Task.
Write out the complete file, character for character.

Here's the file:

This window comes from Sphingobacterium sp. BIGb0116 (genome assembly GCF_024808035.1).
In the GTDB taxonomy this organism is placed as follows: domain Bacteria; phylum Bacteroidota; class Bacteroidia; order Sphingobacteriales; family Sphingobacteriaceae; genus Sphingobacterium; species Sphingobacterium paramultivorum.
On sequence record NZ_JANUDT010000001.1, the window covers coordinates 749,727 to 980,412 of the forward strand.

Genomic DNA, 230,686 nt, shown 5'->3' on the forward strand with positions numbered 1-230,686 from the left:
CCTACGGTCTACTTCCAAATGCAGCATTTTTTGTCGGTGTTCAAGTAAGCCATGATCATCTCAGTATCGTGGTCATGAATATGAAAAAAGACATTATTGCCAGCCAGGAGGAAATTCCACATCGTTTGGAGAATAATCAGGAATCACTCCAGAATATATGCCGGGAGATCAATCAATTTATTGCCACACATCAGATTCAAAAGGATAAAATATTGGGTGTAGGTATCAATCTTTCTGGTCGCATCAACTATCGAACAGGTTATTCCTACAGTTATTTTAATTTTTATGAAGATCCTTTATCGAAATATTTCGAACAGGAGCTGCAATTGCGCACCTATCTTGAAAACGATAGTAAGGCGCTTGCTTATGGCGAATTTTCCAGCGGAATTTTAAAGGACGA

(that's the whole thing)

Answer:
This window comes from Sphingobacterium sp. BIGb0116 (genome assembly GCF_024808035.1).
In the GTDB taxonomy this organism is placed as follows: domain Bacteria; phylum Bacteroidota; class Bacteroidia; order Sphingobacteriales; family Sphingobacteriaceae; genus Sphingobacterium; species Sphingobacterium paramultivorum.
On sequence record NZ_JANUDT010000001.1, the window covers coordinates 749,727 to 980,412 of the forward strand.

Genomic DNA, 230,686 nt, shown 5'->3' on the forward strand with positions numbered 1-230,686 from the left:
CCTACGGTCTACTTCCAAATGCAGCATTTTTTGTCGGTGTTCAAGTAAGCCATGATCATCTCAGTATCGTGGTCATGAATATGAAAAAAGACATTATTGCCAGCCAGGAGGAAATTCCACATCGTTTGGAGAATAATCAGGAATCACTCCAGAATATATGCCGGGAGATCAATCAATTTATTGCCACACATCAGATTCAAAAGGATAAAATATTGGGTGTAGGTATCAATCTTTCTGGTCGCATCAACTATCGAACAGGTTATTCCTACAGTTATTTTAATTTTTATGAAGATCCTTTATCGAAATATTTCGAACAGGAGCTGCAATTGCGCACCTATCTTGAAAACGATAGTAAGGCGCTTGCTTATGGCGAATTTTCCAGCGGAATTTTAAAGGACGA